Despite lack of time,  I always dreamed that my accessories would be worn by other people. Finally one day I met someone in the street that wanted one of my brooches. I clearly realized that I must change my life and do what I wanted to realize my dreams. It was then that I went to another country, began to paint, changed my profession (now I study film animation) and began to make brooches.


Why mixed media? Because I have always loved trifles – beads, buttons, badges, pieces of fabric … As a child I brought whole pockets, wrappers, pins, stones, most of which I found on the street. Now I am always out at flea markets. I’ve got the idea to connect all these little things in my brooches. A perfect base for me is paper mache, because it seems to me alive, in contrast with plastic. At the same time this technique is very affordable if you compare it with something like ceramics, which requires a roasting oven.


What kinds of materials inspire you the most? What kinds of materials inspire you the most?

I am most inspired by paper and paper mache, which gives me a kind of artistic freedom that I love. I can make beauty from nothing – there is always an empty egg box, from which I make sculpting bases for brooches- there are always old newspapers or magazines, with which I can paint on or make collages on brooches with.


What kind of process do you go through in order to create one of your brooches?

For me it’s important to just sit down at the table and start working. To begin to sculpt, to spread out all the scraps I have, to put all the beads in front of me, to open magazines, to start to cut eyes, boots, hands – and then the ideas come – all the pieces begin to connect. Even when I have a concrete idea and I clearly imagine the brooch I want to make, thought the process it always becomes something else because suddenly I see a button that I like, or paints will mix to another color, and then I’ll choose another fabric, and decide that the bird will not have jeans but a shirt.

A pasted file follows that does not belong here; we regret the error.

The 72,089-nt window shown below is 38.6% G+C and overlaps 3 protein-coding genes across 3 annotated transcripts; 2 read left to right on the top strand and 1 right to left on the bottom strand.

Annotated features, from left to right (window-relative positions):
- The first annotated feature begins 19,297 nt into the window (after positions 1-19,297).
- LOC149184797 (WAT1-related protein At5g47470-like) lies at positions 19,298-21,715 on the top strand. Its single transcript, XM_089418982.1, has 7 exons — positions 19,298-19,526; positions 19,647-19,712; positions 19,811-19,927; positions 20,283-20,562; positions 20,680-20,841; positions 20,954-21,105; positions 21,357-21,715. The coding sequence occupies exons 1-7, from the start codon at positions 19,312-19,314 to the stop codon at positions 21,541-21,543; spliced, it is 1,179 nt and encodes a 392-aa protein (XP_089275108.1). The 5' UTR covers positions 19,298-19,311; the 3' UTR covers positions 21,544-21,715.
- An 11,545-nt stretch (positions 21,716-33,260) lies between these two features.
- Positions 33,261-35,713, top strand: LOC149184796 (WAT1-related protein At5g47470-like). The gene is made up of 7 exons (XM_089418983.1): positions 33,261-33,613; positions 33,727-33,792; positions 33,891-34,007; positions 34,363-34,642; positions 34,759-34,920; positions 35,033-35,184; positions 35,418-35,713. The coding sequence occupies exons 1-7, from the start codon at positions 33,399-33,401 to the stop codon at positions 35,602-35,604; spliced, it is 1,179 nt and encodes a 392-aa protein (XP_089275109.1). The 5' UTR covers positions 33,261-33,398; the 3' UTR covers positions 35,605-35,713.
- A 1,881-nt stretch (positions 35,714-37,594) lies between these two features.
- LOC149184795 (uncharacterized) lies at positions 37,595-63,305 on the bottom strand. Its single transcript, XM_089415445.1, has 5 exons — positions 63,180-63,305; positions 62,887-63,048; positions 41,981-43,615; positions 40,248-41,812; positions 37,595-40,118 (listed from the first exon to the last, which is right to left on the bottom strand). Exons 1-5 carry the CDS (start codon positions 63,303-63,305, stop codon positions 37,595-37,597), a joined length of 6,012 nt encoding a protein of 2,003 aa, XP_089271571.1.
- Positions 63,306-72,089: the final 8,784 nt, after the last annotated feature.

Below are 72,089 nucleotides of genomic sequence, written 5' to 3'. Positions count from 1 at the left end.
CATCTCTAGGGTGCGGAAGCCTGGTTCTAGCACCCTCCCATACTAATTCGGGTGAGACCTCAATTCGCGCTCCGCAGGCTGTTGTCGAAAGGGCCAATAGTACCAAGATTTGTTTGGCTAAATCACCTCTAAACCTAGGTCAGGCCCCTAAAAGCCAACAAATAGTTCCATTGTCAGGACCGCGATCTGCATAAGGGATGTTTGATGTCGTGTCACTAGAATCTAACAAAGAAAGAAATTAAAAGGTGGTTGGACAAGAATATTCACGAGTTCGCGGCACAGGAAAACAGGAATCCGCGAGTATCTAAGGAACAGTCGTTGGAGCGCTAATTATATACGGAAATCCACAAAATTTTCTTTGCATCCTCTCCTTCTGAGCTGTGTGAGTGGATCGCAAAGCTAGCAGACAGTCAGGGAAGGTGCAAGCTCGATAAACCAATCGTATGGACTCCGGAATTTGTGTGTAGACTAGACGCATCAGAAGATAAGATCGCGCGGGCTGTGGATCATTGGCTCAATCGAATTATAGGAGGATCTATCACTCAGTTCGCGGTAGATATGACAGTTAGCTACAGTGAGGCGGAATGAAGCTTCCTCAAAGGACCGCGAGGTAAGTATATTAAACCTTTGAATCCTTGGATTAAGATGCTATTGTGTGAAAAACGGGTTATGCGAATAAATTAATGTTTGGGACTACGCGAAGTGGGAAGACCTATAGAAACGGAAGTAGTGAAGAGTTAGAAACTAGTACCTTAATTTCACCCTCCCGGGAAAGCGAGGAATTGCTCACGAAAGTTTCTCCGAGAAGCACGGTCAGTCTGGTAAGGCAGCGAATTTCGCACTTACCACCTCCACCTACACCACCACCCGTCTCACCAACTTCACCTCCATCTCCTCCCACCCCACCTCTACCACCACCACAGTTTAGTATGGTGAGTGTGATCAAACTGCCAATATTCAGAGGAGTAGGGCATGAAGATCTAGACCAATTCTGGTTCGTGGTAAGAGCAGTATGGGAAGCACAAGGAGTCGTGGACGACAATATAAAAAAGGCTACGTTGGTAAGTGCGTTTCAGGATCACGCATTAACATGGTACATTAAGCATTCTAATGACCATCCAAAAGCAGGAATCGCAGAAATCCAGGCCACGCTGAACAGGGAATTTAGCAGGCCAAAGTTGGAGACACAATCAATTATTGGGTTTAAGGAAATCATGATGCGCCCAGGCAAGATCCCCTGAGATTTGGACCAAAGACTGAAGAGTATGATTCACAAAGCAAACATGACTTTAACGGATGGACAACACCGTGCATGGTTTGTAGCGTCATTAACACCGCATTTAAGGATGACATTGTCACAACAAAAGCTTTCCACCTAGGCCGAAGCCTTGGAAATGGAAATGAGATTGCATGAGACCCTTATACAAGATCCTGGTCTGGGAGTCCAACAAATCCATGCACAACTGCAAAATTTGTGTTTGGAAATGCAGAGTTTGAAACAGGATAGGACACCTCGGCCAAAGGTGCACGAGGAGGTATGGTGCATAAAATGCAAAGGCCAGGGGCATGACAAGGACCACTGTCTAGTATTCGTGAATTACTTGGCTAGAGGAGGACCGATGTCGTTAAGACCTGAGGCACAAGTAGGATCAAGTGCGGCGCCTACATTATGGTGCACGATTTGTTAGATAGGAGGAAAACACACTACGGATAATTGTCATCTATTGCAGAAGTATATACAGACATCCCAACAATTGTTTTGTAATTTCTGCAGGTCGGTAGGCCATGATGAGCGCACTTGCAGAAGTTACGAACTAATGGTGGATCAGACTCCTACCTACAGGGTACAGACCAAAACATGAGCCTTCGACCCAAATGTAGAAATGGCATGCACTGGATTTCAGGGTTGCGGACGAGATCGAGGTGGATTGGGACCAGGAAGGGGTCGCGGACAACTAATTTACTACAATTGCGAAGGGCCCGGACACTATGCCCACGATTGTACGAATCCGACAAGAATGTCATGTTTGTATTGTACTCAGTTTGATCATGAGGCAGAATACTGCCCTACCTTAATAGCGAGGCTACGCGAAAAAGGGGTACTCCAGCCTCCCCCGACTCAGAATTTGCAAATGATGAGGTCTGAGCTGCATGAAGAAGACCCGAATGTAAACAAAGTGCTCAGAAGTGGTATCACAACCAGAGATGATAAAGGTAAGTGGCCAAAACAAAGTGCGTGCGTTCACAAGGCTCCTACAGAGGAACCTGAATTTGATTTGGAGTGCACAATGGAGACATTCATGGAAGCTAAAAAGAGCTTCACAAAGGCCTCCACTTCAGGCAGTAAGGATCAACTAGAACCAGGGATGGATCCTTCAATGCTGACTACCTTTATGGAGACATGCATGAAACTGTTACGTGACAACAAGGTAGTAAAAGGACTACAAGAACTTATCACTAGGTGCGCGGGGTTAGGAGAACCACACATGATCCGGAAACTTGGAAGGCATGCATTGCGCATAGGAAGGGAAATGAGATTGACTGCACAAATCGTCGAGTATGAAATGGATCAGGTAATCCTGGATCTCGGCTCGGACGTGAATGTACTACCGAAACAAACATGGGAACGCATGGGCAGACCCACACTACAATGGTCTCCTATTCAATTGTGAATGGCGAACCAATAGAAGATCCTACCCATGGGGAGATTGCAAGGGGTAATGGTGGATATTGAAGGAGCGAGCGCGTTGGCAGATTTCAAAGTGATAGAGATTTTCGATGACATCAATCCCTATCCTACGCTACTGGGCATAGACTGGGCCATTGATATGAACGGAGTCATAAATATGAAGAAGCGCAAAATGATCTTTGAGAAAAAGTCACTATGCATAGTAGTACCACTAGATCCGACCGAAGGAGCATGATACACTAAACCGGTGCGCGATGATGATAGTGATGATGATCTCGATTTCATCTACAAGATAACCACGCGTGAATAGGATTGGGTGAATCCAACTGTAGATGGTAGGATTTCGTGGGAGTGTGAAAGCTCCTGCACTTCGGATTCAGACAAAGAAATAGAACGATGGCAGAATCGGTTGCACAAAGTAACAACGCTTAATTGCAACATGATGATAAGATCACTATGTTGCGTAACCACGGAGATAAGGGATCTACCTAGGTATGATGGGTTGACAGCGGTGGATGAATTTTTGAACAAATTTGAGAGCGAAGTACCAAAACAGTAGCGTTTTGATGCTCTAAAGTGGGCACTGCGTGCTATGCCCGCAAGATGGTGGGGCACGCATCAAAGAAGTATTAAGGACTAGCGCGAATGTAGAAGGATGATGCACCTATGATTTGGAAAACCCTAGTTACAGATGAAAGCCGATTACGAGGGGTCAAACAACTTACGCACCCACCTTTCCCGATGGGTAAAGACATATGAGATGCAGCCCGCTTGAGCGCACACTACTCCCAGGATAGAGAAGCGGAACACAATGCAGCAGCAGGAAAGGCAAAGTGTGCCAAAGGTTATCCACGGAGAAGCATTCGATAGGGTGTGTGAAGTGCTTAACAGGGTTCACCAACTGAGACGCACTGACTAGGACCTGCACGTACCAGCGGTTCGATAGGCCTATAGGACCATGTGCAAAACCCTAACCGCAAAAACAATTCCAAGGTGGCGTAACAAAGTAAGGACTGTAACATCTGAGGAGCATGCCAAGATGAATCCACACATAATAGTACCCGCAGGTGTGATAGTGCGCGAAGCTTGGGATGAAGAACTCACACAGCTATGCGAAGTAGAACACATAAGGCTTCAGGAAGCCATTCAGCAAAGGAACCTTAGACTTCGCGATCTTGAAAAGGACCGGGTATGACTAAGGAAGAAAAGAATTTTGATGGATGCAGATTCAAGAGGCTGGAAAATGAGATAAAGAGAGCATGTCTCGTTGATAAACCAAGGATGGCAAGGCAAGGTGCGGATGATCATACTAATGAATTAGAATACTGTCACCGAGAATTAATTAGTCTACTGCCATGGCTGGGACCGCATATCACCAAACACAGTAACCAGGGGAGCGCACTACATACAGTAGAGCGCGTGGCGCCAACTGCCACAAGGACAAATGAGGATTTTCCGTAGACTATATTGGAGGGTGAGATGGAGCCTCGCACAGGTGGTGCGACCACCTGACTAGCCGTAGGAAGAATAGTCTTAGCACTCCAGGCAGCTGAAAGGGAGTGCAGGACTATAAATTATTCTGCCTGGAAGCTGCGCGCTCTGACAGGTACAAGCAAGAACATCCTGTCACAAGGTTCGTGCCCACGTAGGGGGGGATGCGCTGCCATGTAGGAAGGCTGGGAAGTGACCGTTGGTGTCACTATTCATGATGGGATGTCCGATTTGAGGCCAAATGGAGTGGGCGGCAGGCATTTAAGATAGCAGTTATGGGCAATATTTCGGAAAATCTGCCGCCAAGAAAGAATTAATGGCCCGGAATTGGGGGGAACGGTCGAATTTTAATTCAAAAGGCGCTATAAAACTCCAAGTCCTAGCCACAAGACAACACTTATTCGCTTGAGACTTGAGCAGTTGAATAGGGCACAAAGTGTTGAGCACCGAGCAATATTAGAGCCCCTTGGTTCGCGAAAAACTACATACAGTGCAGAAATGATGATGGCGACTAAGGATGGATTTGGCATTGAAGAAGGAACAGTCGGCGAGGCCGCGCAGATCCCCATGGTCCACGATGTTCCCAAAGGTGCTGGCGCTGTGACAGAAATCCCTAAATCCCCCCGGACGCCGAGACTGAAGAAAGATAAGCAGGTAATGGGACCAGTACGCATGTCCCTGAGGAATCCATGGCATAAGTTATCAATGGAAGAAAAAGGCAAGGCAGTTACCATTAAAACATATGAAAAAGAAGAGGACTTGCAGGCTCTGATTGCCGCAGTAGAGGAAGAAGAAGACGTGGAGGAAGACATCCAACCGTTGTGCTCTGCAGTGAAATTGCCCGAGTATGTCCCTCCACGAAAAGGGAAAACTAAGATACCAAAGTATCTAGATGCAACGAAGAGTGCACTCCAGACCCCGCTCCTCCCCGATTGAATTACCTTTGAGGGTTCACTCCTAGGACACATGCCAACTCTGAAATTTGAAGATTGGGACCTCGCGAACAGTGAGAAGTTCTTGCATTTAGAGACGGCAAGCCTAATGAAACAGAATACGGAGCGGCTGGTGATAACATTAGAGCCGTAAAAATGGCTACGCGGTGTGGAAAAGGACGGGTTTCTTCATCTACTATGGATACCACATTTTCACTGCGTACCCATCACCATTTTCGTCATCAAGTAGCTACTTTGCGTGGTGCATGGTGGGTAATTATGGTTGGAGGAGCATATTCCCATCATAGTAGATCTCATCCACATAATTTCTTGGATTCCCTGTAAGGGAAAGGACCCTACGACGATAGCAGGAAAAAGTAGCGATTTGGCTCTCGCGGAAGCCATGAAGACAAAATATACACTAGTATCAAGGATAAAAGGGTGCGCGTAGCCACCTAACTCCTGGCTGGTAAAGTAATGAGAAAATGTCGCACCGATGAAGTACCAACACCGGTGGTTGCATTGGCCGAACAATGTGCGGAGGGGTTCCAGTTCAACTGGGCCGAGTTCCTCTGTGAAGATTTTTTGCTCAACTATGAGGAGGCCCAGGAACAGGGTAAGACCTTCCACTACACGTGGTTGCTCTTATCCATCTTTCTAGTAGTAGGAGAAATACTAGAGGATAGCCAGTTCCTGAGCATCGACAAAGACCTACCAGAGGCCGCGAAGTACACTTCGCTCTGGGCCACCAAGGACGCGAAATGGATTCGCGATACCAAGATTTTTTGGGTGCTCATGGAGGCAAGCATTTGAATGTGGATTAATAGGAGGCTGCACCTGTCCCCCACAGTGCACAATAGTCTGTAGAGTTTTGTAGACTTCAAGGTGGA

I do not believe in waiting for inspiration, to me it never came just spontaneously. I am confident that I must work and always look for inspiration, and then only through the process are my ideas born.


Can you talk a little bit about the eco-friendly aspect of your brooches?

Once long ago I watched a documentary about how our planet is already overcrowded by garbage, which influenced me very much. After that I did not hurry to throw out old stuff. If I did not like my jeans anymore, I would alter them into a skirt – if a chair was broken, I would made a shelf from it. So it is with my brooches – I just don’t throw out the old buttons and beads, magazines and newspapers, the remains of fabric after reworking a dress. With these materials I make a completely new and different thing that brings me joy – a new brooch.


I also try not use any chemical additives when working. Paper pulp, from which I make the basis for my brooches, consists of egg boxes, wheat flour, potato starch and water – that is all! I also use a non-toxic glue and paint. I had the idea to combine the stained glass technique with paper mache, but because of the presence of lead in solder and toxicity of pastes for soldering I abandoned the idea.
Of course what I do is but a drop in the ocean, but I believe that every little bit helps.


Make sure to visit Dariakash on Etsy and follow her below!